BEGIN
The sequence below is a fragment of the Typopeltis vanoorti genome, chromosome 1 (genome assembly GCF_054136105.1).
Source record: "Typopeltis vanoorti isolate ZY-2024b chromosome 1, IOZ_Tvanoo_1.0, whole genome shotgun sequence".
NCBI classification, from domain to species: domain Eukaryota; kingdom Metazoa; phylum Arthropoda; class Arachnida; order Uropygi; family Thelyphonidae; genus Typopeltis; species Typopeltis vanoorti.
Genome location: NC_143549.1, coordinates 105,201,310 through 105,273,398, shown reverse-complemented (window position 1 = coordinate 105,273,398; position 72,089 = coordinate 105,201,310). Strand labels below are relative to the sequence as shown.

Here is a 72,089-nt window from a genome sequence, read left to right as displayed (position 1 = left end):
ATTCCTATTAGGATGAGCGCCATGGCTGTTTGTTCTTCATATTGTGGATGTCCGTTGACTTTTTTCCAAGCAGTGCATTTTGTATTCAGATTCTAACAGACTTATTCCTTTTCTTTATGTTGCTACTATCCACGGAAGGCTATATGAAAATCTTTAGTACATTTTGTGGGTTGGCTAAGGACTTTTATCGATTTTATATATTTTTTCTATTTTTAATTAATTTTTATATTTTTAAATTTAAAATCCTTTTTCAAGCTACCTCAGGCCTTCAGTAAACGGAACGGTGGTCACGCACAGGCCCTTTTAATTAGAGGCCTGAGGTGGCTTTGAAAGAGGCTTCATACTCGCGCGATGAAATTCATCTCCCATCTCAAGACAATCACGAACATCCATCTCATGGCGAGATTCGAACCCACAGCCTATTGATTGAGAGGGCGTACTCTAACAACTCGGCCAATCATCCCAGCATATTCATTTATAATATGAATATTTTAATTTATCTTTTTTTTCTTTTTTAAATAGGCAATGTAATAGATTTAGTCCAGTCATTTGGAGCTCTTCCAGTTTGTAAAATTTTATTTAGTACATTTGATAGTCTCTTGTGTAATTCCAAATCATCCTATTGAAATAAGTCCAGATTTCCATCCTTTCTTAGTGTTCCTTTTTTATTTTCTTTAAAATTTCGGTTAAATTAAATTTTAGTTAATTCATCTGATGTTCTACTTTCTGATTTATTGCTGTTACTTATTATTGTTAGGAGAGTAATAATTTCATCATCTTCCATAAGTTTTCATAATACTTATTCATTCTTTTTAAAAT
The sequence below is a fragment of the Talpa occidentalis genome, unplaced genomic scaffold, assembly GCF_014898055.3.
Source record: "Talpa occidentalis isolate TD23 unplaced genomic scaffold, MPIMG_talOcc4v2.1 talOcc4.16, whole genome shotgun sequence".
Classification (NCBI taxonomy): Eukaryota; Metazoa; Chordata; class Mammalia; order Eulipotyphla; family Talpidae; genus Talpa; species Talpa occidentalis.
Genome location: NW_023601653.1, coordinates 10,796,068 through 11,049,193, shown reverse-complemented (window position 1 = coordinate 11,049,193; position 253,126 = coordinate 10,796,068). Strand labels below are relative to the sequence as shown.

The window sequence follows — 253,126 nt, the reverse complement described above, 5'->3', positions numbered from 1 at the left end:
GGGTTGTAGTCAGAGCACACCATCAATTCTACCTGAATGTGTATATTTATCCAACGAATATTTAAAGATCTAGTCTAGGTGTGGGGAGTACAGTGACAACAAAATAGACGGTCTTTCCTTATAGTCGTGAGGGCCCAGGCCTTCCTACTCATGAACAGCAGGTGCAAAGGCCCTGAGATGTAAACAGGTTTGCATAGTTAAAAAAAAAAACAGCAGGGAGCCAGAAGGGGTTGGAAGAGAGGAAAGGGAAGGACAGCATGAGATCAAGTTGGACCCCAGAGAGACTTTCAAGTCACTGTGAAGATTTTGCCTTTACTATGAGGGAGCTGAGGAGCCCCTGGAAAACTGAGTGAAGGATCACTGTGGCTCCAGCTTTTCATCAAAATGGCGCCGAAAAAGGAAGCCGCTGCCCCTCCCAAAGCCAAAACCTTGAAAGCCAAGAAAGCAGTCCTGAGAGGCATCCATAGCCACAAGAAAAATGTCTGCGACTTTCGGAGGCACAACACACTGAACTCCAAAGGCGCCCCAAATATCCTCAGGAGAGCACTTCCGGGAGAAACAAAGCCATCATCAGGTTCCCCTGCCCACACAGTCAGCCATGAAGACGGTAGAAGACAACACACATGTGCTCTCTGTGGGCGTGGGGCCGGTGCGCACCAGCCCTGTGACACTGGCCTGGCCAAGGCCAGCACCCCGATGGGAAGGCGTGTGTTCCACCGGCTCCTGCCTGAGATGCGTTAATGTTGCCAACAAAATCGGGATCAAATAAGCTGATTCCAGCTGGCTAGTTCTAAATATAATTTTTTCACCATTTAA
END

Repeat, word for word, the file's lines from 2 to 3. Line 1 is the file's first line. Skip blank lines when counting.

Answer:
Source record: "Typopeltis vanoorti isolate ZY-2024b chromosome 1, IOZ_Tvanoo_1.0, whole genome shotgun sequence".
NCBI classification, from domain to species: domain Eukaryota; kingdom Metazoa; phylum Arthropoda; class Arachnida; order Uropygi; family Thelyphonidae; genus Typopeltis; species Typopeltis vanoorti.